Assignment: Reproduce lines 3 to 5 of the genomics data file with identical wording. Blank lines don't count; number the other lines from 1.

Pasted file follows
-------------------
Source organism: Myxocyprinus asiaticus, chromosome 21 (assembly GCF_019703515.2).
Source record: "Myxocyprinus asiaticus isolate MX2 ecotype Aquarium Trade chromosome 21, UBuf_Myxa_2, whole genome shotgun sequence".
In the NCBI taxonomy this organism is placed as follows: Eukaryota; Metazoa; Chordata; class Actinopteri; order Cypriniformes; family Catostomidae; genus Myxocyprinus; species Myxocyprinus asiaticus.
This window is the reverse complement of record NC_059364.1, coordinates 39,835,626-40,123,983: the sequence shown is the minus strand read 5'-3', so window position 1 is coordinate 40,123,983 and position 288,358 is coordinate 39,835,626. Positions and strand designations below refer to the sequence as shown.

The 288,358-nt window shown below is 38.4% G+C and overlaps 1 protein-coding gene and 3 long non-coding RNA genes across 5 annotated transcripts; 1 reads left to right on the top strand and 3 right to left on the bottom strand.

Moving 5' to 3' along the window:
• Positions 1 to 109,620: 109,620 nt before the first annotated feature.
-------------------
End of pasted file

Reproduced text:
In the NCBI taxonomy this organism is placed as follows: Eukaryota; Metazoa; Chordata; class Actinopteri; order Cypriniformes; family Catostomidae; genus Myxocyprinus; species Myxocyprinus asiaticus.
This window is the reverse complement of record NC_059364.1, coordinates 39,835,626-40,123,983: the sequence shown is the minus strand read 5'-3', so window position 1 is coordinate 40,123,983 and position 288,358 is coordinate 39,835,626. Positions and strand designations below refer to the sequence as shown.

The 288,358-nt window shown below is 38.4% G+C and overlaps 1 protein-coding gene and 3 long non-coding RNA genes across 5 annotated transcripts; 1 reads left to right on the top strand and 3 right to left on the bottom strand.